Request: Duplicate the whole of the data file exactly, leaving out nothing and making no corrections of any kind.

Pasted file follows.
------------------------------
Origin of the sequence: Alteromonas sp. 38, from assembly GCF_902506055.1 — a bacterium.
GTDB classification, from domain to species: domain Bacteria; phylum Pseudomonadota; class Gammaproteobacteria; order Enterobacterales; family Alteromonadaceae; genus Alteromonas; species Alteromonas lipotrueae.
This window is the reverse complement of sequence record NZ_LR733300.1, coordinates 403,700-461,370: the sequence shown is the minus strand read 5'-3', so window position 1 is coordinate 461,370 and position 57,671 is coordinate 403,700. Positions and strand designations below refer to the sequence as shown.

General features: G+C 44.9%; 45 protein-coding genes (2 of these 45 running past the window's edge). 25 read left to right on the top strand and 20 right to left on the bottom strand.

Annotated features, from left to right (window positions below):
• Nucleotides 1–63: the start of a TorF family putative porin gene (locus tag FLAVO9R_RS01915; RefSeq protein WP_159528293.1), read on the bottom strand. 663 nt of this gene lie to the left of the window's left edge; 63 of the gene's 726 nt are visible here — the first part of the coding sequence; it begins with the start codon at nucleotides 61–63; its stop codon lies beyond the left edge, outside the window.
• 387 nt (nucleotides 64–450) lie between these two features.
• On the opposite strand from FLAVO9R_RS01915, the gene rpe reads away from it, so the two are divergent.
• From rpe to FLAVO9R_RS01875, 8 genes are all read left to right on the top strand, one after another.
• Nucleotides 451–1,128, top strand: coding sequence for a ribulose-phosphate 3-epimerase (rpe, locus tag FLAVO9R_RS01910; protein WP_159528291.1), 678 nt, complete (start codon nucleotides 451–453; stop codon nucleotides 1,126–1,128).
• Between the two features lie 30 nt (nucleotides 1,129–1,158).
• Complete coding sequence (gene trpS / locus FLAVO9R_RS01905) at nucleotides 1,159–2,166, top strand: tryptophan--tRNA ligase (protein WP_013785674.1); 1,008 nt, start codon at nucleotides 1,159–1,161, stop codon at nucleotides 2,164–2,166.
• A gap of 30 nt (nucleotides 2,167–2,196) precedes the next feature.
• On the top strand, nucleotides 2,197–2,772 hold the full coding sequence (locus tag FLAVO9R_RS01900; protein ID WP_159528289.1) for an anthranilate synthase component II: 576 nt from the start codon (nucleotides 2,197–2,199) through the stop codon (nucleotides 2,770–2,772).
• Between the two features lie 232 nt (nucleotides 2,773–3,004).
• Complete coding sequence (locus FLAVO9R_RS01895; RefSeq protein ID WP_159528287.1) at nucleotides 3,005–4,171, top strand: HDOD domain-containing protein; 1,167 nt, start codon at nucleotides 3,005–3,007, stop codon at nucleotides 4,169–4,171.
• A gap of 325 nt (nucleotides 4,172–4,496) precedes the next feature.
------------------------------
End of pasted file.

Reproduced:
Origin of the sequence: Alteromonas sp. 38, from assembly GCF_902506055.1 — a bacterium.
GTDB classification, from domain to species: domain Bacteria; phylum Pseudomonadota; class Gammaproteobacteria; order Enterobacterales; family Alteromonadaceae; genus Alteromonas; species Alteromonas lipotrueae.
This window is the reverse complement of sequence record NZ_LR733300.1, coordinates 403,700-461,370: the sequence shown is the minus strand read 5'-3', so window position 1 is coordinate 461,370 and position 57,671 is coordinate 403,700. Positions and strand designations below refer to the sequence as shown.

General features: G+C 44.9%; 45 protein-coding genes (2 of these 45 running past the window's edge). 25 read left to right on the top strand and 20 right to left on the bottom strand.

Annotated features, from left to right (window positions below):
• Nucleotides 1–63: the start of a TorF family putative porin gene (locus tag FLAVO9R_RS01915; RefSeq protein WP_159528293.1), read on the bottom strand. 663 nt of this gene lie to the left of the window's left edge; 63 of the gene's 726 nt are visible here — the first part of the coding sequence; it begins with the start codon at nucleotides 61–63; its stop codon lies beyond the left edge, outside the window.
• 387 nt (nucleotides 64–450) lie between these two features.
• On the opposite strand from FLAVO9R_RS01915, the gene rpe reads away from it, so the two are divergent.
• From rpe to FLAVO9R_RS01875, 8 genes are all read left to right on the top strand, one after another.
• Nucleotides 451–1,128, top strand: coding sequence for a ribulose-phosphate 3-epimerase (rpe, locus tag FLAVO9R_RS01910; protein WP_159528291.1), 678 nt, complete (start codon nucleotides 451–453; stop codon nucleotides 1,126–1,128).
• Between the two features lie 30 nt (nucleotides 1,129–1,158).
• Complete coding sequence (gene trpS / locus FLAVO9R_RS01905) at nucleotides 1,159–2,166, top strand: tryptophan--tRNA ligase (protein WP_013785674.1); 1,008 nt, start codon at nucleotides 1,159–1,161, stop codon at nucleotides 2,164–2,166.
• A gap of 30 nt (nucleotides 2,167–2,196) precedes the next feature.
• On the top strand, nucleotides 2,197–2,772 hold the full coding sequence (locus tag FLAVO9R_RS01900; protein ID WP_159528289.1) for an anthranilate synthase component II: 576 nt from the start codon (nucleotides 2,197–2,199) through the stop codon (nucleotides 2,770–2,772).
• Between the two features lie 232 nt (nucleotides 2,773–3,004).
• Complete coding sequence (locus FLAVO9R_RS01895; RefSeq protein ID WP_159528287.1) at nucleotides 3,005–4,171, top strand: HDOD domain-containing protein; 1,167 nt, start codon at nucleotides 3,005–3,007, stop codon at nucleotides 4,169–4,171.
• A gap of 325 nt (nucleotides 4,172–4,496) precedes the next feature.